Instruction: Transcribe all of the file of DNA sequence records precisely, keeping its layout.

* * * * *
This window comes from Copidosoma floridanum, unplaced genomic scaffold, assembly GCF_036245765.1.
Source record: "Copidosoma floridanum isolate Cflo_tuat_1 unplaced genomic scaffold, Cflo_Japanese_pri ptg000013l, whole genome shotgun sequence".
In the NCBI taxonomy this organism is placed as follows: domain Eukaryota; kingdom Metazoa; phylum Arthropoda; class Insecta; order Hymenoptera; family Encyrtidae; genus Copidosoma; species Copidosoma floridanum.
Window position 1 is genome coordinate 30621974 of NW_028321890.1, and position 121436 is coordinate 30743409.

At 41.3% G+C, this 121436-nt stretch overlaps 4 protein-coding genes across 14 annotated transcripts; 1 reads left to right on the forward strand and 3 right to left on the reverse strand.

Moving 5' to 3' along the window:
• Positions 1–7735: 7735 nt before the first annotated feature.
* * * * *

This window comes from Copidosoma floridanum, unplaced genomic scaffold, assembly GCF_036245765.1.
Source record: "Copidosoma floridanum isolate Cflo_tuat_1 unplaced genomic scaffold, Cflo_Japanese_pri ptg000013l, whole genome shotgun sequence".
In the NCBI taxonomy this organism is placed as follows: domain Eukaryota; kingdom Metazoa; phylum Arthropoda; class Insecta; order Hymenoptera; family Encyrtidae; genus Copidosoma; species Copidosoma floridanum.
Window position 1 is genome coordinate 30621974 of NW_028321890.1, and position 121436 is coordinate 30743409.

At 41.3% G+C, this 121436-nt stretch overlaps 4 protein-coding genes across 14 annotated transcripts; 1 reads left to right on the forward strand and 3 right to left on the reverse strand.

Moving 5' to 3' along the window:
• Positions 1–7735: 7735 nt before the first annotated feature.